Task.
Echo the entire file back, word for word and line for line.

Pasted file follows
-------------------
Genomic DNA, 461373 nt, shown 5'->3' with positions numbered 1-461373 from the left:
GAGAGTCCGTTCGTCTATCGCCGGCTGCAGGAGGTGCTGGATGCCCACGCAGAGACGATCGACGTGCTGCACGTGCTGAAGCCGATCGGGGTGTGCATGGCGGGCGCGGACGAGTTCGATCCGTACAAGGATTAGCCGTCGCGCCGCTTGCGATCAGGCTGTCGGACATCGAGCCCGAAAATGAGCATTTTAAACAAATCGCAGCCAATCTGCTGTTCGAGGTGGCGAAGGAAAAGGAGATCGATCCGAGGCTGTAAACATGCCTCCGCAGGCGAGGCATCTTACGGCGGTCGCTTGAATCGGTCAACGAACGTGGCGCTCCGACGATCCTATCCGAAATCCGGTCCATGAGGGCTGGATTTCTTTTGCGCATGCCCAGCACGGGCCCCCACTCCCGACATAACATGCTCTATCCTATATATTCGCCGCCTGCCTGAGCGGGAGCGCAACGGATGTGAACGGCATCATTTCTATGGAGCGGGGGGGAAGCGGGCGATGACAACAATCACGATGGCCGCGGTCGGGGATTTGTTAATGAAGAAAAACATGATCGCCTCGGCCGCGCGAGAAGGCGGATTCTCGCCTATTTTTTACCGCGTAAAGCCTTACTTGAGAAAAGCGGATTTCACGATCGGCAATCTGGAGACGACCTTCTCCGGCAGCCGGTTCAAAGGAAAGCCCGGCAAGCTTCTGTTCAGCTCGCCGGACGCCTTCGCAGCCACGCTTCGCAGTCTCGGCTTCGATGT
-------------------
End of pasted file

Genomic DNA, 461373 nt, shown 5'->3' with positions numbered 1-461373 from the left:
GAGAGTCCGTTCGTCTATCGCCGGCTGCAGGAGGTGCTGGATGCCCACGCAGAGACGATCGACGTGCTGCACGTGCTGAAGCCGATCGGGGTGTGCATGGCGGGCGCGGACGAGTTCGATCCGTACAAGGATTAGCCGTCGCGCCGCTTGCGATCAGGCTGTCGGACATCGAGCCCGAAAATGAGCATTTTAAACAAATCGCAGCCAATCTGCTGTTCGAGGTGGCGAAGGAAAAGGAGATCGATCCGAGGCTGTAAACATGCCTCCGCAGGCGAGGCATCTTACGGCGGTCGCTTGAATCGGTCAACGAACGTGGCGCTCCGACGATCCTATCCGAAATCCGGTCCATGAGGGCTGGATTTCTTTTGCGCATGCCCAGCACGGGCCCCCACTCCCGACATAACATGCTCTATCCTATATATTCGCCGCCTGCCTGAGCGGGAGCGCAACGGATGTGAACGGCATCATTTCTATGGAGCGGGGGGGAAGCGGGCGATGACAACAATCACGATGGCCGCGGTCGGGGATTTGTTAATGAAGAAAAACATGATCGCCTCGGCCGCGCGAGAAGGCGGATTCTCGCCTATTTTTTACCGCGTAAAGCCTTACTTGAGAAAAGCGGATTTCACGATCGGCAATCTGGAGACGACCTTCTCCGGCAGCCGGTTCAAAGGAAAGCCCGGCAAGCTTCTGTTCAGCTCGCCGGACGCCTTCGCAGCCACGCTTCGCAGTCTCGGCTTCGATGT